The Cost of Clean - 13 WTHR Indianapolis

13 Investigates

The Cost of Clean

Updated:
Hydrofluoric acid can eat through dirt and grime. It can also eat through skin. Hydrofluoric acid can eat through dirt and grime. It can also eat through skin.
Bill Catalfio says a small amount of diluted HF severely burned a worker at his Michigan car wash. Bill Catalfio says a small amount of diluted HF severely burned a worker at his Michigan car wash.
WTHR testing shows Mike's Express car washes use hydrofluoric acid, but company officials say it's a secret. WTHR testing shows Mike's Express car washes use hydrofluoric acid, but company officials say it's a secret.
Hydrofluoric acid penetrates through glass in less than three minutes in a Purdue laboratory. Hydrofluoric acid penetrates through glass in less than three minutes in a Purdue laboratory.
Joe Peterson will not allow his chemists to add HF to his company's car washing detergents. Joe Peterson will not allow his chemists to add HF to his company's car washing detergents.

Bob Segall/13 Investigates

Detroit - Bill Catalfio has been washing cars for 17 years, but there is one day at his car wash he'll never forget.

"It was the worst day of my life," Catalfio recalls. "I cried for days."

The owner of Mr. C's Carwash in suburban Detroit says that day is October 30, 1999. A teenage worker named Kelly was cleaning tire rims when the rim cleaner leaked onto two of her fingers. Kelly went home at the end of her shift, not realizing that an ingredient in that cleaning solution was penetrating through her skin and seeking out her bones. No one at the car wash realized Kelly had been exposed to a potentially deadly chemical until she came to work the next day.

"The two fingers on her left hand were black. They looked like sparrow's claws," Catalfio said, shaking his head. "The chemical attacked her. Doctors tried to save the fingers but they couldn't. They ended up cutting off the fingers at the knuckle."

The chemical that injured Kelly is hydrofluoric acid or HF. The powerful acid - sometimes used in car washing products as a cleaning agent - has a nasty reputation, and scientists say that reputation is well deserved.

"The acid is deadly"

Scientific journals and safety data information sheets report small amounts of hydrofluoric acid spilled on less than 10% of the body can be lethal, and even brief exposure to HF vapor can cause serious injury.

"I take lots of precautions because the acid is deadly," says Darryl Granger, an assistant professor of geochemistry at Purdue University. "Just a little bit spilling could literally be enough to kill me."

Granger and other Purdue researchers are not allowed to handle HF without wearing a spill-proof lab coat, gloves, sleeve covers and a face shield.

In his laboratory, Granger uses hydrofluoric acid dissolved to 49% strength to dissolve rocks. He showed 13 Investigates how that acid will dissolve glass in just a matter of seconds, and he says it does the same thing to human skin.

"The HF penetrates through your skin and into your tissue, works down to the bone and attacks the bone, turning it into calcium fluoride. More importantly, it gets into your blood stream, sequestering all the calcium in your blood, and that will stop your heart," he said.

The most insidious part: victims of HF poisoning don't feel any pain until it is too late.

Unlike other acids which immediately cause discomfort, hydrofluoric acid is painless upon initial contact. The onset of pain can take up to twelve hours, and by that time, the damage can be irreversible.

"I was very ignorant about how dangerous it was," Catalfio admitted. "The stuff sure worked great and the shine, it was beautiful. But it's not worth it. It's one of the most severe chemicals out there. I don't feel it should be in the car wash business."

Some scared, others not

What happened at Mr. C's Carwash made headlines and scared many car wash operators. That same year, Professional Carwashing & Detailing magazine published an article about the dangers of hydrofluoric acid, calling the chemical "a deadly rinse."  Those events, coupled with the development of new car washing chemicals, triggered a sharp decline in the use of HF in car washes.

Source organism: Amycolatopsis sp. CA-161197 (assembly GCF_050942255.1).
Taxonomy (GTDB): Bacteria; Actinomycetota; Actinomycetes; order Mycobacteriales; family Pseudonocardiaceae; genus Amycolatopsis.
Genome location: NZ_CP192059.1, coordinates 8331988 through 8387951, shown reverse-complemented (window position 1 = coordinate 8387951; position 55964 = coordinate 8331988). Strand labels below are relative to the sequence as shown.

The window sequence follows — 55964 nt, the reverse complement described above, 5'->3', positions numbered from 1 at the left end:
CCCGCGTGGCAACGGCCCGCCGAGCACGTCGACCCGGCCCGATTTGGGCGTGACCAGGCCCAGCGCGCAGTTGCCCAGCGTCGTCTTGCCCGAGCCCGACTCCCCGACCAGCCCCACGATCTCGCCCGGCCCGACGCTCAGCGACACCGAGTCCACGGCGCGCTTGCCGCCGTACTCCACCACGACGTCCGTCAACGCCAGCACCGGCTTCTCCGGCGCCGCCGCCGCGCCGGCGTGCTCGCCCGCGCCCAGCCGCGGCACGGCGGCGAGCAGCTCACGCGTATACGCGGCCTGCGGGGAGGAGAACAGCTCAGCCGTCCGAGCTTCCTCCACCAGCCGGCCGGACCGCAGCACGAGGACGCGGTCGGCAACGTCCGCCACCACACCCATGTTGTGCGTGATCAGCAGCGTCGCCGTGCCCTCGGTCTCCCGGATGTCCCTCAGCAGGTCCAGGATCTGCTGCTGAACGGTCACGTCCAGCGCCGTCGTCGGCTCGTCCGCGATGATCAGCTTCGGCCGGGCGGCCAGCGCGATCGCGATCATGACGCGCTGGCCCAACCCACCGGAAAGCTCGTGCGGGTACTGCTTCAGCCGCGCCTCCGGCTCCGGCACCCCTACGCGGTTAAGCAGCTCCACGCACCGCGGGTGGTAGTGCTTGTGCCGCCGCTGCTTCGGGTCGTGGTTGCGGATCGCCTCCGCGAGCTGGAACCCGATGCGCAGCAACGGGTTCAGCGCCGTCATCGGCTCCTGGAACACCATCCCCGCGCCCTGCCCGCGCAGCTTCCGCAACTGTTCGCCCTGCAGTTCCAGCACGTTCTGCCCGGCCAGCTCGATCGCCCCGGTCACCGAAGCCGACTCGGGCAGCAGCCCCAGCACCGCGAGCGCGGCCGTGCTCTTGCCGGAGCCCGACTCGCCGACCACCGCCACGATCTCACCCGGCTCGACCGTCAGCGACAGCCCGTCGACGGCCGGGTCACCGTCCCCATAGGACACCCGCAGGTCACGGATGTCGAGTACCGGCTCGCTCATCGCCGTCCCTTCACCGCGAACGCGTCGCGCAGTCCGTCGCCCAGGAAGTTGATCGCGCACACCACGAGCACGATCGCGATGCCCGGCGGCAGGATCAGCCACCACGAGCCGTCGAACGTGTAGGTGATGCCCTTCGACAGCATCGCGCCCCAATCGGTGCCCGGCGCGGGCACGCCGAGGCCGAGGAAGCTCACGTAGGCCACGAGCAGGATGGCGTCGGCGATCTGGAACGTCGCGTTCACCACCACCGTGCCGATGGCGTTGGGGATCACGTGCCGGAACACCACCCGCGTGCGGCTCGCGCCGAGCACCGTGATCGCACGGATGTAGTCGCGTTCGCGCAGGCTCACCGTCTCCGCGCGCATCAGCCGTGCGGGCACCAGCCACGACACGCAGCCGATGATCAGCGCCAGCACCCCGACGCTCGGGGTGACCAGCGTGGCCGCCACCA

"Historically, it's been one of the centerpiece chemicals used in detergents in this industry," said Mark Thorsby, president of the International Carwash Association. "But today, I'd estimate it's used in less than 25% of car washes, and that number is declining every day."

One of the car wash chains still using HF is right here in Indiana.

Indianapolis-based Mike's Express Carwash is the largest car wash operator in the Midwest and one of the largest in the nation.

Its 34 car washes use HF, but top company officials refuse to admit it. They won't tell 13 Investigates what chemicals they use, saying only that its "secret formula" is a "proprietary blend of special solutions."

So how does WTHR know Mike's uses hydrofluoric acid?

Because it's no secret to company employees.

Learning the truth

Managers at five Indianapolis-area Mike's Express car washes told 13 Investigates HF is used at their facilities to clean cars.

Most of them said it is used only in the company's "wheel bright" solution used to clean and shine tire rims. But one employee told us it is also used in Mike's pre-soak detergent that is sprayed all over each vehicle.

Wearing protective equipment recommended by a laboratory, 13 Investigates staff collected samples of Mike's pre-soak solution during recent visits to the car wash. Test results confirmed the foamy solution did contain hydrofluoric acid.

Mike's Express owner Bill Dahm and chief operating officer Bill Schaming refused to meet with 13 Investigates to discuss the company's use of hydrofluoric acid.

Dahm did send an e-mail to WTHR's general manager asking that WTHR "decline from reporting on this story."

Through a public relations firm, he later sent a statement that says Mike's Express Carwashes have safely cleaned more than 75 million cars due to strong safety procedures and safety training for employees, and that the company uses new technologies that protect employees and customers from contact with its detergents.

"Perfectly safe?"

In addition, Mike's employees and managers told us the HF in their carwash is not dangerous because it is highly diluted.

"It's been tested and it's not going to hurt anything," said an employee at Mike's 86th Street location. "It's perfectly safe."

13 Investigates was told the same thing at Rama Carwash.  While company officials did not return multiple phone calls from WTHR, a manager at Rama's Greenwood location (560 N S.R. 135) said the company uses a form of HF to clean tire rims.

"In its full strength it will eat the flesh off your bones in a matter of minutes, but in the concentration it gets on the car, it's very cut down," the Rama manager said. "You don't really need to be afraid of the term hydrofluoric acid."

Bill Catalfio says his HF detergent was very diluted, too, and that did not matter.